Hundreds of new health care graduates from Michigan State University are available to respond to the coronavirus outbreak
Hundreds of new health care graduates from Michigan State University are available to respond to the coronavirus outbreak, the school said Tuesday.
State officials have made a desperate plea for health professionals as the number of cases rises each day. MSU said the state has created a temporary license for nurses who are typically required to first take a national exam.
Doctors from the colleges of Human Medicine and Osteopathic Medicine also can work ahead of their medical residencies, which start in July, MSU said.
The state's medical executive, Dr. Joneigh Khaldun, said Michigan needs nurses and acute-care doctors.
A nursing home in western Michigan said 31 residents and five staff members have COVID-19, the illness caused by the coronavirus. Metron of Cedar Springs is 20 miles (32 kilometers) north of Grand Rapids. Two residents were being treated outside the nursing home.
"The rest remain in our care, are stable and it does not appear as if any of them are at risk to be transferred at this time," said Paul Pruitt, operations director.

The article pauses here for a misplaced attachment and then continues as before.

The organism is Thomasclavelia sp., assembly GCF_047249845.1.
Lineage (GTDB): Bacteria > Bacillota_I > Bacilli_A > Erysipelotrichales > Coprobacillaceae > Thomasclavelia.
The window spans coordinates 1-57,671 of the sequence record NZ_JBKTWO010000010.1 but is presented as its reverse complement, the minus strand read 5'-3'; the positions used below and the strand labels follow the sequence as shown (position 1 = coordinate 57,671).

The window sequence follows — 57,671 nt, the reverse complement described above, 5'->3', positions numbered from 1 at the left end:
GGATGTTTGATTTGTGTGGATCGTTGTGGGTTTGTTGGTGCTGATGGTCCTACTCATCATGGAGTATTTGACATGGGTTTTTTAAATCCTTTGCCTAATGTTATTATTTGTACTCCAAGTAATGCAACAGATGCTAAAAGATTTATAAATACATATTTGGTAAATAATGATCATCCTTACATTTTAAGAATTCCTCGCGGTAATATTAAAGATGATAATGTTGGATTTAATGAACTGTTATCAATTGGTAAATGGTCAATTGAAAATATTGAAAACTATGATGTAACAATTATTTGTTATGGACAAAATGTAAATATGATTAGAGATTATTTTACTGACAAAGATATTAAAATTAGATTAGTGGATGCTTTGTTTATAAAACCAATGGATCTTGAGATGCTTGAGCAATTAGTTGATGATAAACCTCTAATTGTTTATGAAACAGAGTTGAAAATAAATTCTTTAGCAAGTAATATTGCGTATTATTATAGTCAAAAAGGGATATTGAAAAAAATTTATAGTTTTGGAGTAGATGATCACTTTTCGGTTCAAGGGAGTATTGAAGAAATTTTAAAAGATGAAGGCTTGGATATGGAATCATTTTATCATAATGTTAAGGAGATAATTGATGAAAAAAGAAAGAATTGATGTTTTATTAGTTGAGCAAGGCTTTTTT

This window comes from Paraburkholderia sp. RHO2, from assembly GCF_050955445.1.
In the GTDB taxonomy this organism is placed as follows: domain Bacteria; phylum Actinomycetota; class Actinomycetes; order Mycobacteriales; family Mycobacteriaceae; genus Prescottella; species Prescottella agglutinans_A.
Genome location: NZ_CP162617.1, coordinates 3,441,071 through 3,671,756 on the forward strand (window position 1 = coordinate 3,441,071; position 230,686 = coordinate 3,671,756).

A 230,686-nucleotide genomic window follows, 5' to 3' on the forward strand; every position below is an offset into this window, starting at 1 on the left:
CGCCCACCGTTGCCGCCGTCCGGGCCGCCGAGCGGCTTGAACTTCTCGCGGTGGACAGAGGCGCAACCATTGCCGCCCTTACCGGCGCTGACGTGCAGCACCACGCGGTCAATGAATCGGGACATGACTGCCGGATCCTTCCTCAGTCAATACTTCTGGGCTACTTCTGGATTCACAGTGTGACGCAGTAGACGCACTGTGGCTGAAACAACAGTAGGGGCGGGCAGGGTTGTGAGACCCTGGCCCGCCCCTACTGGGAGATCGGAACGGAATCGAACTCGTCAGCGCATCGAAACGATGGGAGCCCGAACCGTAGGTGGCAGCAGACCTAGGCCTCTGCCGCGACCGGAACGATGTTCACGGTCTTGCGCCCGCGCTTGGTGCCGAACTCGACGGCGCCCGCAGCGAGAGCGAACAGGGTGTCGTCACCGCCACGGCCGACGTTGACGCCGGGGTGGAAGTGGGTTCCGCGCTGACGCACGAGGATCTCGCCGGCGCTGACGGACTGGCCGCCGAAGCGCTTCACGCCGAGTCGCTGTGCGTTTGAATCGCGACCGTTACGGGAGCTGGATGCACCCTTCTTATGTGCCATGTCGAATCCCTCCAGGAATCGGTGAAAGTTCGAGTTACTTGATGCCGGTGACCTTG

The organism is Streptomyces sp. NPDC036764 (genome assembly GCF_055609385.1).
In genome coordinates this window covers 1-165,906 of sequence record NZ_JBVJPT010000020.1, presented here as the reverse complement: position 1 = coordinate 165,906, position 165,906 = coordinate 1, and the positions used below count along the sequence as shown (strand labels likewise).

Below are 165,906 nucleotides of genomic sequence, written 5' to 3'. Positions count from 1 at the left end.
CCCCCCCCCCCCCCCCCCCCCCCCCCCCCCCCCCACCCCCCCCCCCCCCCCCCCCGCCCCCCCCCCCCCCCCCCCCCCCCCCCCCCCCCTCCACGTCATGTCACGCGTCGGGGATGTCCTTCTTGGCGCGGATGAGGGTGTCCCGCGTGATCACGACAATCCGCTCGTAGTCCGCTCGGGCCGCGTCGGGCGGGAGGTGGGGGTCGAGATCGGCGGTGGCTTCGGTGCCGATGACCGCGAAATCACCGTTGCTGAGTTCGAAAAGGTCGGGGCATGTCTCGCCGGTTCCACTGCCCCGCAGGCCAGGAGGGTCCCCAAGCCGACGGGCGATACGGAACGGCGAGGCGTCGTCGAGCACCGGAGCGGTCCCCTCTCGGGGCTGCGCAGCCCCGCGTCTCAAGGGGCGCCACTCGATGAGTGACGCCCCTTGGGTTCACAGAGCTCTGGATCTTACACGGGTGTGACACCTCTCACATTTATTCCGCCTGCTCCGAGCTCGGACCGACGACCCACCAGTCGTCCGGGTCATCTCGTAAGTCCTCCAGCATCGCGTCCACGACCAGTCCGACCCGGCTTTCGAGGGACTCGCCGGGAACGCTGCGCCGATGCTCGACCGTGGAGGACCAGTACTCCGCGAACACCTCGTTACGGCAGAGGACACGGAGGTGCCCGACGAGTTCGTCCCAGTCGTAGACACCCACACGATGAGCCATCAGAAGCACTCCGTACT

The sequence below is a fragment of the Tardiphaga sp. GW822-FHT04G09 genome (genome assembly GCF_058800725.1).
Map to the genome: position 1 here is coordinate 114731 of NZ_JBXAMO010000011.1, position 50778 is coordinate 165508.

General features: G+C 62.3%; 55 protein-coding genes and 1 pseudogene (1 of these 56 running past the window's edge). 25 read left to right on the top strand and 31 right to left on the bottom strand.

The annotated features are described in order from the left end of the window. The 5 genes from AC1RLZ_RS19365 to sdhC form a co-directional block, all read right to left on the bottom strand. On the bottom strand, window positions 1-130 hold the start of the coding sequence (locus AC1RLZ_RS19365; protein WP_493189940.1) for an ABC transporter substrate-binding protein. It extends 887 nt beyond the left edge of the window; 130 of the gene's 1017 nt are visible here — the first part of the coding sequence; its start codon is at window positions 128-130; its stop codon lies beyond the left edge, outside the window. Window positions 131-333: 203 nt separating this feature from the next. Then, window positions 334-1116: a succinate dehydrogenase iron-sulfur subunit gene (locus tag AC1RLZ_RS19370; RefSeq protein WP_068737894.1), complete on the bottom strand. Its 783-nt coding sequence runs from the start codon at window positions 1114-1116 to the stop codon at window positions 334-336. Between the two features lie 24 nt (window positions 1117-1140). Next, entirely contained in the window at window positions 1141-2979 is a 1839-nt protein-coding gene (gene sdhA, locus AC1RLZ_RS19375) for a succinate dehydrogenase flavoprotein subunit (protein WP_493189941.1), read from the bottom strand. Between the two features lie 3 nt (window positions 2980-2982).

The number of coronavirus cases reported statewide reached 6,498 Monday, an 18% increase, while deaths rose to 184 from 132. Detroit has roughly 28% of the cases and deaths.
For most people, the coronavirus causes mild or moderate symptoms, such as fever and cough that clear up in two to three weeks. For some, especially older adults and people with existing health problems, it can cause more severe illness including death.
Henry Ford Health System said hydroxychloroquine, known as a malaria drug, has been effective in seriously ill COVID-19 patients at its Detroit-area hospitals.
Dr. Marcus Zervos cautioned it's not a "miracle cure." But he said some patients on ventilators have recovered and been discharged. No drugs have been approved as a treatment, cure, preventive medicine or vaccine for the disease, but hydroxychloroquine can be used in certain cases.
"I don't want to give the impression that this is the absolute essential therapy. We're doing what we think is best under the circumstances," Zervos said.
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